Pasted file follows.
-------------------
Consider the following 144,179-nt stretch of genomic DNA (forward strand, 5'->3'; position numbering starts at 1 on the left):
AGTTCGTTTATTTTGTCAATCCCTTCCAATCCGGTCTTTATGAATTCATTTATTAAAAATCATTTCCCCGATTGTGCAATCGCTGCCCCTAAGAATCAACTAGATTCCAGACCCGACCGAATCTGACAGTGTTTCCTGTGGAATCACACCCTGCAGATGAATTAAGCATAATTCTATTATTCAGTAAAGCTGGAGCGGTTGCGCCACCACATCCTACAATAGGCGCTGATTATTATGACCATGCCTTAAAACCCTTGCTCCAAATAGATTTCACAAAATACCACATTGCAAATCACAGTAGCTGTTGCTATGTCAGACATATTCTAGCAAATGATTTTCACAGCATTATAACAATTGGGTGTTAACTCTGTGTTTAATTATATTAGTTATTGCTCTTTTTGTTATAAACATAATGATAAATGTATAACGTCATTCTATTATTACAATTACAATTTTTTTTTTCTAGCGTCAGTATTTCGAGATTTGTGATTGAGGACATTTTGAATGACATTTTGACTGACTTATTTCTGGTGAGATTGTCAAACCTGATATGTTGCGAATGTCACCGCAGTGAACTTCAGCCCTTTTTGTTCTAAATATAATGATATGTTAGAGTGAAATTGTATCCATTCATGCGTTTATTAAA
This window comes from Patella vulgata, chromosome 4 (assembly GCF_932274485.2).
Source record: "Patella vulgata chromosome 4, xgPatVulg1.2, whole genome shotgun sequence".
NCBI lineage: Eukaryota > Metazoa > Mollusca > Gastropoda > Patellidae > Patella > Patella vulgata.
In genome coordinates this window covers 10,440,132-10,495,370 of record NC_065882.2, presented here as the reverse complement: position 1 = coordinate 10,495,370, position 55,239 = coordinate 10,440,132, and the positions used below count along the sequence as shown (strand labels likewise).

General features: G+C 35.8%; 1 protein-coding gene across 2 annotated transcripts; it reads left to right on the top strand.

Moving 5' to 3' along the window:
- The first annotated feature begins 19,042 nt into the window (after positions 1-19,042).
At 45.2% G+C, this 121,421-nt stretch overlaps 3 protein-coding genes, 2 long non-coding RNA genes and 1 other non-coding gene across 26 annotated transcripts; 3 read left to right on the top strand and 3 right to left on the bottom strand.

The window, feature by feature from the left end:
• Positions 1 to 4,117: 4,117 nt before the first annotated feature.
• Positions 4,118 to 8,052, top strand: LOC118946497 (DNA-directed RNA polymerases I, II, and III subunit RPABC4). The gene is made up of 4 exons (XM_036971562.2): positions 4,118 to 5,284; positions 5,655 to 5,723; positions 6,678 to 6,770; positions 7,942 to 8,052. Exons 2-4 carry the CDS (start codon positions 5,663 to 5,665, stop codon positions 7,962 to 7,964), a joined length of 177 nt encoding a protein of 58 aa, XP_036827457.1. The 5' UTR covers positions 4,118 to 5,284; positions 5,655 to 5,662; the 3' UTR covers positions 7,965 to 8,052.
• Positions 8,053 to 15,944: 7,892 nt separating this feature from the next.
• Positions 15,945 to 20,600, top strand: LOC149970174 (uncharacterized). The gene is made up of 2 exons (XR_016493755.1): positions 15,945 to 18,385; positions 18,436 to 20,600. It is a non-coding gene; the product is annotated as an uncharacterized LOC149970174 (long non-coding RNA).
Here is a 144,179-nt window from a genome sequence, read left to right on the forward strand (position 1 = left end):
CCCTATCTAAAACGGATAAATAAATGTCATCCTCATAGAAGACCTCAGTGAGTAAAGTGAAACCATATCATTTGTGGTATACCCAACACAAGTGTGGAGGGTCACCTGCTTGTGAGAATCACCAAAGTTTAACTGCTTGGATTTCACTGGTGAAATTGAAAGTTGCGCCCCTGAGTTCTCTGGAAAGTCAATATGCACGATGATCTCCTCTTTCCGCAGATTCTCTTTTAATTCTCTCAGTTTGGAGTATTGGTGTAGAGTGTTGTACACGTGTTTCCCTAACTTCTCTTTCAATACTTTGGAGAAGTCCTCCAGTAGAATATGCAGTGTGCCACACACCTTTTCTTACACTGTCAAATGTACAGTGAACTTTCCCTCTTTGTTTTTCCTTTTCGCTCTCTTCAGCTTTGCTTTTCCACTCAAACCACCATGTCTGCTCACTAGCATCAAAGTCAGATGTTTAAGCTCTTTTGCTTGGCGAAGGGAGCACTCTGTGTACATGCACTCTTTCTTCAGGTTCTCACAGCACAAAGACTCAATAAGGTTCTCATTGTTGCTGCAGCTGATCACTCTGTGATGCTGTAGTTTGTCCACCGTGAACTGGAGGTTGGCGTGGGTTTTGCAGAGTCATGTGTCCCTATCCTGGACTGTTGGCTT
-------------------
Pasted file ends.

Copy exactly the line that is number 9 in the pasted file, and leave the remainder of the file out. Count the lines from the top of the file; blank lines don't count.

- The first annotated feature begins 19,042 nt into the window (after positions 1-19,042).